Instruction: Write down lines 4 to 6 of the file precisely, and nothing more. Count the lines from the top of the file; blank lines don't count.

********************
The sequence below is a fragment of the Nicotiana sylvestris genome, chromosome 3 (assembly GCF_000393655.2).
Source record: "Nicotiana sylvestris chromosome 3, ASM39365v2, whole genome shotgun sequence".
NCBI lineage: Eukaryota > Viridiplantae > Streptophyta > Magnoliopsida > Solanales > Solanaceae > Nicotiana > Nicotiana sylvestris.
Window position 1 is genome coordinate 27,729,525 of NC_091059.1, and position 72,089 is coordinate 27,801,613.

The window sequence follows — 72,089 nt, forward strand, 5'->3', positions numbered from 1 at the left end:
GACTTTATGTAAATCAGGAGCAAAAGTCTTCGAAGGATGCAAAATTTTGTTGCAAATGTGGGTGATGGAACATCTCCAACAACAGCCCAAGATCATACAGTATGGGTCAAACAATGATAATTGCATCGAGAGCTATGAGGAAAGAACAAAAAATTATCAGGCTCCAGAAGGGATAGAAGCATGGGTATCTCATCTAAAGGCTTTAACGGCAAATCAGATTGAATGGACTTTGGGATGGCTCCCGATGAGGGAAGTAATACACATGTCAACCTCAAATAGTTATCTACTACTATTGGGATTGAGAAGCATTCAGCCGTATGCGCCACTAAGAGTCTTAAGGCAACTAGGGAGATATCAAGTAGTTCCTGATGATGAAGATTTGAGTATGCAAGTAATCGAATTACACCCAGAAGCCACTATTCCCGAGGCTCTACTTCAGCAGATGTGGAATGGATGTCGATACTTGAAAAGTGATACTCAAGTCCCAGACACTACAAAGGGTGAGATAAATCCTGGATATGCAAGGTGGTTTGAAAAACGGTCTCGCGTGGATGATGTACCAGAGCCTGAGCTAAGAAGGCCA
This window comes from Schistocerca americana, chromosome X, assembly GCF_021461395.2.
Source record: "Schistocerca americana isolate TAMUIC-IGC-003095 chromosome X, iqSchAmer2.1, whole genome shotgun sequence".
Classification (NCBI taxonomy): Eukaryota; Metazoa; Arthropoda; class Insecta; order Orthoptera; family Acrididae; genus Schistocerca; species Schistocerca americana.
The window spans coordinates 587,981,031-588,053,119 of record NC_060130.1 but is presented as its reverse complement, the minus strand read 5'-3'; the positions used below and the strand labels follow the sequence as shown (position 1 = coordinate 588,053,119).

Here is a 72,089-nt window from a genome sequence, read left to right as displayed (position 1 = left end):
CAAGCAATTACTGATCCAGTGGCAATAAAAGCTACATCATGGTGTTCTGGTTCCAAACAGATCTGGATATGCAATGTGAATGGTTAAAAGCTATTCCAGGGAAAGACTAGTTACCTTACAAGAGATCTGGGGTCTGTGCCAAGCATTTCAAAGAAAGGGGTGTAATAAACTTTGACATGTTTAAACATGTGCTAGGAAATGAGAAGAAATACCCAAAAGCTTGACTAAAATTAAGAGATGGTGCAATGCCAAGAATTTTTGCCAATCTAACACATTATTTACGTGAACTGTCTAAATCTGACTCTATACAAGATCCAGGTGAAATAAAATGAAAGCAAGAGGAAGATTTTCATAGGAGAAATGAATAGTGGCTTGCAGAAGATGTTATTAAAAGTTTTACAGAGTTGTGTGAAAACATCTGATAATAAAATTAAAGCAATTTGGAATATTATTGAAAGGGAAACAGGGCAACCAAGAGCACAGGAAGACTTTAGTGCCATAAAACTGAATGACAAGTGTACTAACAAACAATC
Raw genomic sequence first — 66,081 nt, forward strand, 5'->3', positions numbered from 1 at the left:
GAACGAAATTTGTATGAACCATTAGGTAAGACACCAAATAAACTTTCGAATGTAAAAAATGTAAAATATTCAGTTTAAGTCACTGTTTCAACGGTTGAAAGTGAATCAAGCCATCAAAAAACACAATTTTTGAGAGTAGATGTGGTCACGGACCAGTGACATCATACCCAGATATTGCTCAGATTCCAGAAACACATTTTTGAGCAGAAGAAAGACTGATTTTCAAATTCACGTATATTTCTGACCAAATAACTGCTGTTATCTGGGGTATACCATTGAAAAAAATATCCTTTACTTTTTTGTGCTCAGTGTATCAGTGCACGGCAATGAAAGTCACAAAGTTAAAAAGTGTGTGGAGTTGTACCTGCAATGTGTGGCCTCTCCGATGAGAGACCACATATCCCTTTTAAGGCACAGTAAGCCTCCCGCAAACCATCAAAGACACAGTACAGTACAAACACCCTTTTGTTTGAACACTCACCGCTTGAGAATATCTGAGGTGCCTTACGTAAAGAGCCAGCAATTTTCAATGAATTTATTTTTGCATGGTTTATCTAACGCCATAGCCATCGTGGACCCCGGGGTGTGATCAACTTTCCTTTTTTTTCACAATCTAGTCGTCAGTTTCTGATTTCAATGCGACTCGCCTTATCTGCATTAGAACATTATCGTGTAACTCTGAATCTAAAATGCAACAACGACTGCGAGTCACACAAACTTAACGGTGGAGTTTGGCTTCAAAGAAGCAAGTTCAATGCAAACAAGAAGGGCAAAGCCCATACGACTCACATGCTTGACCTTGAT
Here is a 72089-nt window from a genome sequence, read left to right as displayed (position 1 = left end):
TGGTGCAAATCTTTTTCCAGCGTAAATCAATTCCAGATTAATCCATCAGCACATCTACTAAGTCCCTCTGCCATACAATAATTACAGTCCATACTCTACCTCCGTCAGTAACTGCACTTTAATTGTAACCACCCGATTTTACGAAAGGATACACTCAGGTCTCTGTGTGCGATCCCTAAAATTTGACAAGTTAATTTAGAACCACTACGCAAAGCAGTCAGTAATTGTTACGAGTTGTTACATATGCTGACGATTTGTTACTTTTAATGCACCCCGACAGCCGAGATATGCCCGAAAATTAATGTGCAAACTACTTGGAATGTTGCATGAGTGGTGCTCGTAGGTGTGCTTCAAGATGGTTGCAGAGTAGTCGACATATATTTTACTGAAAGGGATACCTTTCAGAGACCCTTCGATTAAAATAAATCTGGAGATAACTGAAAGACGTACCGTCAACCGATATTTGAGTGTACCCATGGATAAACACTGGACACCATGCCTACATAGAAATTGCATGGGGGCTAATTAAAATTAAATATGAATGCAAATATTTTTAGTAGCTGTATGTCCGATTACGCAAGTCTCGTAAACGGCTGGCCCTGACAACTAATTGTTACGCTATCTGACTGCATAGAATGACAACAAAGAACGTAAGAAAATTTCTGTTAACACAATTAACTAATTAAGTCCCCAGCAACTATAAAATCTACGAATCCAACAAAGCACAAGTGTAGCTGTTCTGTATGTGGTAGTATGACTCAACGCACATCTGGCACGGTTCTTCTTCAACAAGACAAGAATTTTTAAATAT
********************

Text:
Window position 1 is genome coordinate 27,729,525 of NC_091059.1, and position 72,089 is coordinate 27,801,613.

The window sequence follows — 72,089 nt, forward strand, 5'->3', positions numbered from 1 at the left end:
GACTTTATGTAAATCAGGAGCAAAAGTCTTCGAAGGATGCAAAATTTTGTTGCAAATGTGGGTGATGGAACATCTCCAACAACAGCCCAAGATCATACAGTATGGGTCAAACAATGATAATTGCATCGAGAGCTATGAGGAAAGAACAAAAAATTATCAGGCTCCAGAAGGGATAGAAGCATGGGTATCTCATCTAAAGGCTTTAACGGCAAATCAGATTGAATGGACTTTGGGATGGCTCCCGATGAGGGAAGTAATACACATGTCAACCTCAAATAGTTATCTACTACTATTGGGATTGAGAAGCATTCAGCCGTATGCGCCACTAAGAGTCTTAAGGCAACTAGGGAGATATCAAGTAGTTCCTGATGATGAAGATTTGAGTATGCAAGTAATCGAATTACACCCAGAAGCCACTATTCCCGAGGCTCTACTTCAGCAGATGTGGAATGGATGTCGATACTTGAAAAGTGATACTCAAGTCCCAGACACTACAAAGGGTGAGATAAATCCTGGATATGCAAGGTGGTTTGAAAAACGGTCTCGCGTGGATGATGTACCAGAGCCTGAGCTAAGAAGGCCA